By Mike Miccoli, Boston Bruins correspondent
Everyone is picking the Boston Bruins over the Washington Capitals in the first round of the playoffs. Almost unanimously, in fact.
The reason behind each of these picks is the same, too—the Capitals, essentially, aren’t the same feared team they were in years past. If you factor in Washington’s ho-hum record during the regular season and the fact that their goaltending situation is a sort of carousel that would make the Philadelphia Flyers blush, than I guess it would make sense to pick the Bruins over the Capitals.
Me? I’m not sold yet. I might not be sold at all, actually.
I’ll be the first to admit that outside of the four games between Boston and Washington, I’ve only seen a handful of the Capitals’ games. I realize that the last time Washington was atop a weak Southeast Division was two months ago. I understand that Alex Ovechkin has looked ordinary, even lazy at times. I know about the lopsided goal differentials between both teams. I can even rationalize that, if for some reason Braden Holtby doesn’t hold up in net, the Washington white flags will be at half-mast if Dany Sabourin enters the crease at any point during the series.
I get it. Really, I do.
But based on matchups alone, the Capitals are going to present some problems for the Bruins. An easy option to pick Boston to advance? Not so fast.
The Capitals won three of four games against the Bruins this season, the last coming in a shootout after a game that looked like neither team wanted to win. The matchup factor is strong in the playoffs. It’s part of the reason why the Bruins could struggle against teams like the New York Rangers and Pittsburgh Penguins but could dominate a series against the Philadelphia Flyers. The regular season games-won often provide some momentum for teams going into the postseason. Washington was able to beat this Boston team three times over the course of the season.
Washington matches up well against Boston, more so than an Ottawa Senators club would have. The Capitals have big forwards who aren’t afraid to get physical in the corners, forcing the puck out to the slot. Guys like Matt Hendricks and Troy Brouwer should have no problem going into the dirty areas of the ice. When Boston shoves their opponents, they’re going to get pushed right back.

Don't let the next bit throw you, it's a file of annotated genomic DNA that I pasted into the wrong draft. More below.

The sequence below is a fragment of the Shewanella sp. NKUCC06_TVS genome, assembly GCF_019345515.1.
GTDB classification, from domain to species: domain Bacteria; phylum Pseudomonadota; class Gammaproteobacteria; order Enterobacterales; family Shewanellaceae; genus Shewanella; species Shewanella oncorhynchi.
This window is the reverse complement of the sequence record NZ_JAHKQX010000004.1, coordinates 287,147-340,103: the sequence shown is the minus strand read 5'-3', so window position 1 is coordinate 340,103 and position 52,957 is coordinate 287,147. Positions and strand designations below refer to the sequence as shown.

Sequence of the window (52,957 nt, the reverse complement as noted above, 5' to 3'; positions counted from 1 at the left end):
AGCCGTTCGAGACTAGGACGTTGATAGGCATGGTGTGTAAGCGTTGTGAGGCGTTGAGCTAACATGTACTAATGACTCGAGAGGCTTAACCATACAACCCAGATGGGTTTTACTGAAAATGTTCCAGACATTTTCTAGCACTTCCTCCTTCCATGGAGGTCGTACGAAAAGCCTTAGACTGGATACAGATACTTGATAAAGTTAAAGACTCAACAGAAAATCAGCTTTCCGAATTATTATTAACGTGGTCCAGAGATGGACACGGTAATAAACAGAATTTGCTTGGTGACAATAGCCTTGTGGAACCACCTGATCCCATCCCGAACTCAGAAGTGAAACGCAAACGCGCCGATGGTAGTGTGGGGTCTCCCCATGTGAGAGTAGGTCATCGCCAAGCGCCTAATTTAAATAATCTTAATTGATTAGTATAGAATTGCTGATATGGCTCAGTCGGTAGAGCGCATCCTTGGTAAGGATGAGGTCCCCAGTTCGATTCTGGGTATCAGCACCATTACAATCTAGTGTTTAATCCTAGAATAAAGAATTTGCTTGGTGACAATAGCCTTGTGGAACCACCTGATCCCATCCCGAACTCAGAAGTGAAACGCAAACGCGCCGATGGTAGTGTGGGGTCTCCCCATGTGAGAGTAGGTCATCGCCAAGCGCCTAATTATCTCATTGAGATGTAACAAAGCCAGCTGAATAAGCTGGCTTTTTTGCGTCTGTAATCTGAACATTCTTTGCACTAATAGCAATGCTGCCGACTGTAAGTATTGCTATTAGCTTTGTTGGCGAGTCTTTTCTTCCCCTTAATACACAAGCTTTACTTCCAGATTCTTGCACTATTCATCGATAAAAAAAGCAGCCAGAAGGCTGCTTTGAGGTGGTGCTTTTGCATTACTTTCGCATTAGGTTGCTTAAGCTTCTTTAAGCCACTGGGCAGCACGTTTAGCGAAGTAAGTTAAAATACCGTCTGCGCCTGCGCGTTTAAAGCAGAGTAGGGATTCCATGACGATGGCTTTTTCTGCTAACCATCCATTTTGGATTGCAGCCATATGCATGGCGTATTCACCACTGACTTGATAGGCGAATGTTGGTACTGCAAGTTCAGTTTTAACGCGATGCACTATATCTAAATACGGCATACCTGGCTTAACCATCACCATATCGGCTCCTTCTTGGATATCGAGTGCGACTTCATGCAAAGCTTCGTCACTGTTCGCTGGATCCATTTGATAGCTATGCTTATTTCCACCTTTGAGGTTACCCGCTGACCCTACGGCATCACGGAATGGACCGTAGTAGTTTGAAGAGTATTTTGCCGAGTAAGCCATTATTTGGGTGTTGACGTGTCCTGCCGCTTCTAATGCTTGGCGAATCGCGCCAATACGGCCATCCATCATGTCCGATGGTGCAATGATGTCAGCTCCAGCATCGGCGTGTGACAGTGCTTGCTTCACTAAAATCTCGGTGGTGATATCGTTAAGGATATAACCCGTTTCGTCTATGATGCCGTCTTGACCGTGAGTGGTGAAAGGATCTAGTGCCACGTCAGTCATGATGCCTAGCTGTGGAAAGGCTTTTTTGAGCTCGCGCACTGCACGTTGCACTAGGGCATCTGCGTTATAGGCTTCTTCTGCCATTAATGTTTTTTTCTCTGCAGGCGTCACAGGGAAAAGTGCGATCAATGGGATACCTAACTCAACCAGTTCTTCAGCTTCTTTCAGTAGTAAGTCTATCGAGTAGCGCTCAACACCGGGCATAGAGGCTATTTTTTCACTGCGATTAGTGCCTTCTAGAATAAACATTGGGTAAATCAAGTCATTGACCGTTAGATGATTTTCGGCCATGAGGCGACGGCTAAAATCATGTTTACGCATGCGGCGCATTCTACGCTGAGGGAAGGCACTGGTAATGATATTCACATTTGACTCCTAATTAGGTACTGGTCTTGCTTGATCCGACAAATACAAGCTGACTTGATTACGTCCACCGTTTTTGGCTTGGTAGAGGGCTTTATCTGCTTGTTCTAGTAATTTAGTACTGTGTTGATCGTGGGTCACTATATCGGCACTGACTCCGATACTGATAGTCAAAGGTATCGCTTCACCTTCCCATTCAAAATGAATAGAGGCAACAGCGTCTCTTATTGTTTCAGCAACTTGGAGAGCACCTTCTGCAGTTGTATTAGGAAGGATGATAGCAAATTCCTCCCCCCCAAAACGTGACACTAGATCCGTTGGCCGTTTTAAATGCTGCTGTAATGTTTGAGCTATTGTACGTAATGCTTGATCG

While it’s all but guaranteed that Zdeno Chara will be on the ice for every second that Ovechkin is, the Capitals do have some depth. Nicklas Backstrom will be back in the lineup, providing another threat on the ice for Washington. Whereas Chara will be defending Ovechkin, his defensive partner Dennis Seidenberg should be monitoring Backstrom.
The Capitals do have players who could break-out; secondary scorers that have potential to alter games. Last season’s playoff hero, Joel Ward could be looked at as a prime candidate as will Marcus Johansson, a player who has three goals and two assists in seven games against the Bruins and Mathieu Perreault, who has three goals in four games against the B’s.
Of course, the Capitals have their flaws. The much-talked about turnovers in their own zone could haunt Washington. Defenseman John Carlson is fourth in the NHL with 92 giveaways, while former Bruin Dennis Wideman is 17th with 68. If the Bruins are able to make the most out of the Capitals’ mistakes right away in the series, it should swing the momentum in Boston’s favor. Then, there’s Holtby, third on the goaltending depth chart for the Capitals. Though he was outstanding in a 35-save outing against the Rangers on Saturday, he’s never played in the postseason. He has seen the Bruins previously, in his first appearance in the NHL, a ten-minute, four save outing coming in relief back on November 5, 2010.
The Capitals are playing for their own pride in the postseason, similar to what everyone saw from Tampa Bay last season. They’re out to prove people wrong and what better way to do so than by ousting the reigning Cup champions in the first round? The Capitals won’t be an easy opponent for the Bruins.
Maybe I’m wrong. Maybe Holtby cracks under the pressure and gets lit up by the Bruins. Maybe Boston out-muscles Washington. Maybe Ovechkin is held irrelevant and Tim Thomas looks stellar.
Personally, I just can’t see this being anything less than a seven-game series. Who wins? You tell me.
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Mike Miccoli covers the Boston Bruins for The Hockey Writers and has been a credentialed member of the media for all Bruins’ home games for the past five years. As a former player, coach and official, Miccoli has been around the game of hockey since the age of three. Along with his work on THW, Miccoli has also been published in the New England Hockey Journal, Improper Bostonian magazine and on BostInno.